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Treatment is more likely to be offered and used if integrated into healthcare systems that have procedures in place to identify smokers or tobacco users.



As noted in the 2014 Surgeon General’s Report and set forth by the 2007 IOM report (Bonnie et al. 2007), treatment strategies and policies need to be coordinated across all levels of health care and public health systems in order to dramatically increase the number of smokers who quit each year. However, to date, few countries have implemented smoking cessation and treatment programs for smokers as part of their health care systems.

There is some evidence that institutional changes such as training, pharmaceutical availability, and stickers to identify smokers increased the amount of time physicians spent intervening with smokers and increased the likelihood of successful cessation (US Department of Health and Human Services, 2000). Fiore (1991) proposed making assessment of tobacco use a "new vital sign" and showed that this increased the proportion of patients reporting being asked and counseled about smoking cessation (e.g. Fiore et al., 1995). While the use of such a vital signs stamp on patient charts has been shown to increase identification of smokers (Piper et al., 2003), it may not be sufficient in itself to increase the frequency of physician intervention with their patients who smoke. This suggests the vital sign stamp must be coupled with other strategies as part of any systematic approach to addressing smoking (Papadakis et al., 2010).  More recent developments include the success of automated (electronic) clinical reminder systems such as the Tobacco Use Cessation (TUC) Automated Clinical Practice Guideline (ACPG), a variation of the US Department of Health and Human Services Clinical Practice Guideline on Treating Tobacco Use and Dependence (e.g. Szpunar et al., 2006). As recommended in the USPHS Clinical Practice Guideline: “All clinicians and clinicians-in-training should be trained in effective strategies to assist tobacco users willing to make a quit attempt and to motivate those unwilling to quit. Training appears to be more effective when coupled with systems changes.” (Fiore et al., 2008).

In England, following the publication of a government policy paper in 1998, smoking cessation services were made available to all smokers motivated to make a quit attempt on the National Health Service in 2000/2001. Between April 2006 and March 2007, nearly 600,000 people set a quit date through these services. At the four-week follow up, just over half (53%) of these reported successfully stopping smoking (ONS 2007).

In developing nations, integration of tobacco cessation services into existing programs such as those for tuberculosis, HIV/AIDS, maternity care, etc. seems more likely to reach persons who smoke than specialist clinics devoted to smoking cessation (Jha et al., 2000).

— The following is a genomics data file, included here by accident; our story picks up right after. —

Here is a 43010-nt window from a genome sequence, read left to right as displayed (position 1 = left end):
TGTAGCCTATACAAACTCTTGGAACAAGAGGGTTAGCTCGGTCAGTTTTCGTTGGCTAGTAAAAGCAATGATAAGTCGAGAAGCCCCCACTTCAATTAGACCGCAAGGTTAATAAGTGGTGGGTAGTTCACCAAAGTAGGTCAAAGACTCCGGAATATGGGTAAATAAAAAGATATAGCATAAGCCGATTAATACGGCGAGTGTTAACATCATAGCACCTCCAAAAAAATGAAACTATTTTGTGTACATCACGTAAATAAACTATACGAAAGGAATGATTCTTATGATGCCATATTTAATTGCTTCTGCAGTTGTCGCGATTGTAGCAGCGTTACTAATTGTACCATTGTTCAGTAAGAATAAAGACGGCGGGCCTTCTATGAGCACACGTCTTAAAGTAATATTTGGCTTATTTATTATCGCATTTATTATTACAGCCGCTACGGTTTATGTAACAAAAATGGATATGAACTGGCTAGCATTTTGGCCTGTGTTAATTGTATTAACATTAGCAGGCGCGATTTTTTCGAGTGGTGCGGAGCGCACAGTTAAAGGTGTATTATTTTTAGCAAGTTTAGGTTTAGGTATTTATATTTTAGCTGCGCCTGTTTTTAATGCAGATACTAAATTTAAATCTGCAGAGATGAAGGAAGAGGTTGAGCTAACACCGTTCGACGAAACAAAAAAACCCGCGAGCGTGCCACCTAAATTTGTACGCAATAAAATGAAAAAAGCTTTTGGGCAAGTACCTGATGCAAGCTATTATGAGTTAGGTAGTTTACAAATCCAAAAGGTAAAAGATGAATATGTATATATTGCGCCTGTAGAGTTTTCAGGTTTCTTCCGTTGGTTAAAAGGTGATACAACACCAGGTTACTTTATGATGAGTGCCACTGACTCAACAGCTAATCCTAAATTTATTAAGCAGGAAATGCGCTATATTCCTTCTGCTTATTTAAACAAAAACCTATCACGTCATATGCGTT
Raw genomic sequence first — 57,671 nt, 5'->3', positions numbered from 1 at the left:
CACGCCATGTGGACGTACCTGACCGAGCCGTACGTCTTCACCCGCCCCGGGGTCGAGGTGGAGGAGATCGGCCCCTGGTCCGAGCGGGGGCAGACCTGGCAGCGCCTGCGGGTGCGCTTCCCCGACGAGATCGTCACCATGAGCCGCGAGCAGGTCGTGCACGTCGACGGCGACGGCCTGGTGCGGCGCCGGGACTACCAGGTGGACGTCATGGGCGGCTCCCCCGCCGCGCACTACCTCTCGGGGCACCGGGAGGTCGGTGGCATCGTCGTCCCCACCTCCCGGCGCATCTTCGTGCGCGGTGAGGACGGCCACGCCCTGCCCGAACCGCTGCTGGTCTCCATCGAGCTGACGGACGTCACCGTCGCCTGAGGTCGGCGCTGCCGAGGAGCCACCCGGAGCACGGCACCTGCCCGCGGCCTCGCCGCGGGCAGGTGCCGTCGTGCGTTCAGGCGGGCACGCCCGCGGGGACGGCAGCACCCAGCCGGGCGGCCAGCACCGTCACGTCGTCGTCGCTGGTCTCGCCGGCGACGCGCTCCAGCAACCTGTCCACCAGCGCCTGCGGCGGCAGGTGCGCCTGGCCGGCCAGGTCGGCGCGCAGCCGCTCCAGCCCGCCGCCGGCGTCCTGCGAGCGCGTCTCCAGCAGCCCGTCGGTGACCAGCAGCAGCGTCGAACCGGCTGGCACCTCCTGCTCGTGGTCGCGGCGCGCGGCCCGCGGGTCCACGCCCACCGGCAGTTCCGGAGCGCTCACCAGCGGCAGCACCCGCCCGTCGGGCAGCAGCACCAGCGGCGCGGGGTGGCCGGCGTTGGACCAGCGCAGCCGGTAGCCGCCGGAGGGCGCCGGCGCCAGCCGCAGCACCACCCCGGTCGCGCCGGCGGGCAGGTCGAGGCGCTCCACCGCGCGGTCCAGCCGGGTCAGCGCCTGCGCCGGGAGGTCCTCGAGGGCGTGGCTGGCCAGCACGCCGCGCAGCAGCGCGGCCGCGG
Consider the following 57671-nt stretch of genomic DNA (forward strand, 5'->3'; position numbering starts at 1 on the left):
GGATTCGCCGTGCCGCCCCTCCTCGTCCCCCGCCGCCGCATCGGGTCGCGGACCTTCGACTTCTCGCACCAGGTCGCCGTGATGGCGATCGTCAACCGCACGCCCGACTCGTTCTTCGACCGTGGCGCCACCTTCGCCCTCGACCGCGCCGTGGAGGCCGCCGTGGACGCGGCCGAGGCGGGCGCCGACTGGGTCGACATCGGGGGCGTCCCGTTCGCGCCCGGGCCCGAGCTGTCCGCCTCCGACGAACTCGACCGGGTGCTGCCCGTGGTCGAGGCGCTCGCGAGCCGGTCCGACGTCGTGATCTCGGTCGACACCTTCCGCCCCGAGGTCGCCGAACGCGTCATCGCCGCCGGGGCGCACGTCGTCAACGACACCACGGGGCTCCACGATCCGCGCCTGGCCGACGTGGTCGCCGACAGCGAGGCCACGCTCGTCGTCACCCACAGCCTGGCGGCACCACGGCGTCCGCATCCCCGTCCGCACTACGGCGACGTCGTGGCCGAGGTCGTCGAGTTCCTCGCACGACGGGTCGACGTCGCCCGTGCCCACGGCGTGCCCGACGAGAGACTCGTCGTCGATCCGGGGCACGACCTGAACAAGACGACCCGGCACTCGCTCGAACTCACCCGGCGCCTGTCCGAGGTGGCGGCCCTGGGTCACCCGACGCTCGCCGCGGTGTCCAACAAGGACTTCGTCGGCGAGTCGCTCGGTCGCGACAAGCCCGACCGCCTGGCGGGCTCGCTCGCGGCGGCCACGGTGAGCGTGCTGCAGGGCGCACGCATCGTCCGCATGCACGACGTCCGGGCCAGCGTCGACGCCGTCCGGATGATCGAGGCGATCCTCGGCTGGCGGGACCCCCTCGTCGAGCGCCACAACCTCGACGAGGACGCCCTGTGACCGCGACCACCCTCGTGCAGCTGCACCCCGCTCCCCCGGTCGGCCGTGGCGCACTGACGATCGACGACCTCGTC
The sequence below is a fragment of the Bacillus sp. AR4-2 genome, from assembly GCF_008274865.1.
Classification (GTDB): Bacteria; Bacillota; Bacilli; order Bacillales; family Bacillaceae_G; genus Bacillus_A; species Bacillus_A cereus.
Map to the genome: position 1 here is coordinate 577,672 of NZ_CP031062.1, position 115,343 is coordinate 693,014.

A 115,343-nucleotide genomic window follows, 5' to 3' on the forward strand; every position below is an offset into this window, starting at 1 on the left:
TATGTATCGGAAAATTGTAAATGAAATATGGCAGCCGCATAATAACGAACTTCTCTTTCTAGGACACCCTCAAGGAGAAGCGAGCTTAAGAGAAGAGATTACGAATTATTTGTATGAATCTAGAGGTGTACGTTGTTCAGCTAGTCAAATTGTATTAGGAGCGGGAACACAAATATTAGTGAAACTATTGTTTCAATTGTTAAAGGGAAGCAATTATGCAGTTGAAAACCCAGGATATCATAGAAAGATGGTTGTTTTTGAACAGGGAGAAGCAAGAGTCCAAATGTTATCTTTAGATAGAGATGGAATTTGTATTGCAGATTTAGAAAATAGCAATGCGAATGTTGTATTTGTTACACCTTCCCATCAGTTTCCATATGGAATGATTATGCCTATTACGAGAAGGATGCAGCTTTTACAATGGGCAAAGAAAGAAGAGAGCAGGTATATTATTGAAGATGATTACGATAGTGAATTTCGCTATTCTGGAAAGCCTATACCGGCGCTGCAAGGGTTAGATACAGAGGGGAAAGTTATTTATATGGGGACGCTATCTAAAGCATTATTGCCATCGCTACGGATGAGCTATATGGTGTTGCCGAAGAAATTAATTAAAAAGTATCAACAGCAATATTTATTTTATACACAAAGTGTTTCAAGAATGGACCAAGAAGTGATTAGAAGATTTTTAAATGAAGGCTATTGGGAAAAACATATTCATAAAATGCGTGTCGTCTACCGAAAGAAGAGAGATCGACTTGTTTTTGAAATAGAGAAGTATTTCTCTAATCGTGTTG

Bonnie RJ, Stratton KR, Wallace RB, editors. In: End­ing the Tobacco Problem: A Blueprint for the Nation. Washington: National Academies Press, 2007.

Fiore MC. The new vital sign: assessing and documenting smoking status. JAMA. 1991; 266: 3183-3184.

Fiore MC, Jorenby DE, Schensky AE, et al. Smoking status as the new vital sign: effect on assessment and intervention in patients who smoke. Mayo Clinic Proc. 1995; 70: 209-213.

Fiore MC, Jaén CR, Baker TB, et al. Treating Tobacco Use and Dependence: 2008 Update. Clinical Practice Guideline. Rockville, MD: U.S. Department of Health and Human Services. Public Health Service. May 2008.

Jha P, Paccaud F, Nguyen S. Strategic priorities in tobacco control for governments and international agencies. In: Jha P, Chaloupka F, eds. Tobacco control in developing countries. New York: Oxford University Press, 2000: 449-464.

Office for National Statistics Information for health. Statistics on Smoking: 2007.

Papadakis S, McDonald P, Mullen KA, Reid R, Skulsky K, Pipe A. Strategies to increase the delivery of smoking cessation treatments in primary care settings: A systematic review and meta-analysis.  Prev Med. 2010; 51: 199-213. 

Piper ME, Fiore MC, Smith SS et al
. Use of the vital sign stamp as a systematic screening tool to promote smoking cessation. Mayo Clin Proc. 2003; 78(6): 716-722.

U.S. Department of Health and Human Services. The Health Consequences of Smoking — 50 Years of Progress: A Report of the Surgeon General. Atlanta, GA: U.S. Department of Health and Human Services, Centers for Disease Control and Prevention, National Center for Chronic Disease Prevention and Health Promotion, Office on Smoking and Health, 2014.

Szpunar SM, Williams PD, Dagroso D, et al
. Effects of the tobacco use cessation automated clinical practice guideline. Am J Manag Care. 2006; 12(11): 665-673.

US Department of Health and Human Services. Treating tobacco use and dependence. A report of the Surgeon General. Rockville, MD: Agency for Healthcare Research Quality. 2000.

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